[order] Passeriformes | [family] Thraupidae | [latin] Chlorophanes spiza | [UK] Green Honeycreeper | [FR] Guit-guit emeraude | [DE] Kappennaschvogel | [ES] Mielero Verde | [IT] Clorofane verde | [NL] Groene Suikervogel
The female is apple green in colour with darker wings and straw yellow on the throat and on the belly. The bill is slightly decurved and is yellowish below. The iris is reddy-brown. In this particular flock, it could have been confused with the many female-plumaged Blue Dacnis until one noticed the distinctive bill and the lack of blue on the head. The male has a similar colour of pointed bill, bright yellow with a black culmen but is a bright emerald to bluish green. It also has a black face and crown and has a redder eye than the female.
Listen to the sound of Green Honeycreeper
It is found in the tropical New World from southern Mexico south to Brazil, and on Trinidad.
It favours forest and secondary woodland, normally high in the canopy but it comes out in clearings and forest edges
The female Green Honeycreeper builds a small cup nest in a tree, and incubates the clutch of two brown-blotched white eggs for 13 days.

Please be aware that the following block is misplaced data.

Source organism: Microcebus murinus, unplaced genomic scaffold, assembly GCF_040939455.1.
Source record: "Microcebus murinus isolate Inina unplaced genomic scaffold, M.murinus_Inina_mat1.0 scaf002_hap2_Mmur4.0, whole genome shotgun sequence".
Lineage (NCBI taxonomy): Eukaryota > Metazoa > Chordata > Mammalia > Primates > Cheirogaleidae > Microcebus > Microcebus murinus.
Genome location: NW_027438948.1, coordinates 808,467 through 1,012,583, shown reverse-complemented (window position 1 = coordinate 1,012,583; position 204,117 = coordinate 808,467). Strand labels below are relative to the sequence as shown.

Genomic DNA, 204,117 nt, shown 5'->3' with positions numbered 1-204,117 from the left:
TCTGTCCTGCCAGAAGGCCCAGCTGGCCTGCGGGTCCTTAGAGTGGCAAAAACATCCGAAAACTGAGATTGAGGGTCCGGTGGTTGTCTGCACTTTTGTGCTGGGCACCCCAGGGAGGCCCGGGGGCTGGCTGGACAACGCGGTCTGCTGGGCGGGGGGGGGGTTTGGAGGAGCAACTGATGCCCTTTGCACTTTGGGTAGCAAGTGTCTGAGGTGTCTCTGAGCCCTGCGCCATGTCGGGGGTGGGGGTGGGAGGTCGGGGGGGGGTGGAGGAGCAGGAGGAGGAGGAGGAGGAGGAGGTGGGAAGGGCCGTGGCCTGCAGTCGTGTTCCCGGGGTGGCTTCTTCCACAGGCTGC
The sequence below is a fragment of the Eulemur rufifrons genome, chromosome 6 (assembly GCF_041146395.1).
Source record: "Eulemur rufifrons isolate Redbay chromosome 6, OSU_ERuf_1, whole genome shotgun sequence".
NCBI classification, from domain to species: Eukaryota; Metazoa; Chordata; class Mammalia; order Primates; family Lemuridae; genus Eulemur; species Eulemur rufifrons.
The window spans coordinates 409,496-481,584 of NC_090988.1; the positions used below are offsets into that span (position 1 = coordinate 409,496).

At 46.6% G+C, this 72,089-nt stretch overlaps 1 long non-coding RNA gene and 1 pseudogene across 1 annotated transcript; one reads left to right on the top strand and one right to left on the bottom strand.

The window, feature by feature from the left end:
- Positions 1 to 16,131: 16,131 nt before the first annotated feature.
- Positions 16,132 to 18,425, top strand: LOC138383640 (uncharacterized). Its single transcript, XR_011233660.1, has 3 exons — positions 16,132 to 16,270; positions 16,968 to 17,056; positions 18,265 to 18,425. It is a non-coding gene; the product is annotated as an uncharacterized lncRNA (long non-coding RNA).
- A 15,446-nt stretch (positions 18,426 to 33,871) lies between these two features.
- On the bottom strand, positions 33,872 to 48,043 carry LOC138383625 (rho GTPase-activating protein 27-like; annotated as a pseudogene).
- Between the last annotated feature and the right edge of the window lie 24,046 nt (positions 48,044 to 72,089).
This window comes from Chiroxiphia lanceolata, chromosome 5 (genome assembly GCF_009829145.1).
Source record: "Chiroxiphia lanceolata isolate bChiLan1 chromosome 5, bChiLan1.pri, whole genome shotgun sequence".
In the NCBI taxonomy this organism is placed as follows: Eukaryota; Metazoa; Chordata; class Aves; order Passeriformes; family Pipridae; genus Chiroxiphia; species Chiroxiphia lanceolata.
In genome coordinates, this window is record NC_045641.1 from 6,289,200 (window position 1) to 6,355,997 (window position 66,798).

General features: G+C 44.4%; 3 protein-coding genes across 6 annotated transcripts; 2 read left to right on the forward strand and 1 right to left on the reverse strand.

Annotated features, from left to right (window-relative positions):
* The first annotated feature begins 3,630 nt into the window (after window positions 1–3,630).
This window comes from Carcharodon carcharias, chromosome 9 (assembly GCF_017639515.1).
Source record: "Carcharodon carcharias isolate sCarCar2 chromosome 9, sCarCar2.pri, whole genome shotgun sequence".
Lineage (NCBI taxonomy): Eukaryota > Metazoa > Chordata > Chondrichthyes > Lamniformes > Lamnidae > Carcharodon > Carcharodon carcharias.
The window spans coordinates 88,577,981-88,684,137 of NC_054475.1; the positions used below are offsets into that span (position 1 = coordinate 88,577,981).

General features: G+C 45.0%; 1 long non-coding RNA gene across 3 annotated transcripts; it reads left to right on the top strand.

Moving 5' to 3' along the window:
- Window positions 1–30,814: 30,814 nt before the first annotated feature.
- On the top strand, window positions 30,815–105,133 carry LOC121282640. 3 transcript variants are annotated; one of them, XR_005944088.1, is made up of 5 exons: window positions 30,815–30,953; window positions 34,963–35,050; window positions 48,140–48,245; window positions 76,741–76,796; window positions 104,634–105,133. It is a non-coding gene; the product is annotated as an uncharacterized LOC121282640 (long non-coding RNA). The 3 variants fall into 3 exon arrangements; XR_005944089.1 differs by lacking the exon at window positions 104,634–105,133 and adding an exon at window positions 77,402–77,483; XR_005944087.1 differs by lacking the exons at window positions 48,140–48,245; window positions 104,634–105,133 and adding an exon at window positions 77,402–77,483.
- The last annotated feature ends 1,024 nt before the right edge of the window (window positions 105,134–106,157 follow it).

They are found singly or in pairs and often in a mixed honeycreeper-tanager flocks. Feeding mainly on fruit they also look for nectar from flowers and occasionally eat insects. The Green Honeycreeper is less heavily dependent on nectar than the other honeycreepers, fruit being its main food (60%), with nectar (20%) and insects (15%) as less important components of its diet.
This species has a large range, with an estimated global Extent of Occurrence of 8,000,000 km². The global population size has not been quantified, but it is believed to be large as the species is described as ‘frequent’ in at least parts of its range (Stotz et al. 1996). Global population trends have not been quantified, but the species is not believed to approach the thresholds for the population decline criterion of the IUCN Red List (i.e. declining more than 30% in ten years or three generations). For these reasons, the species is evaluated as Least Concern.
Sedentary throughout range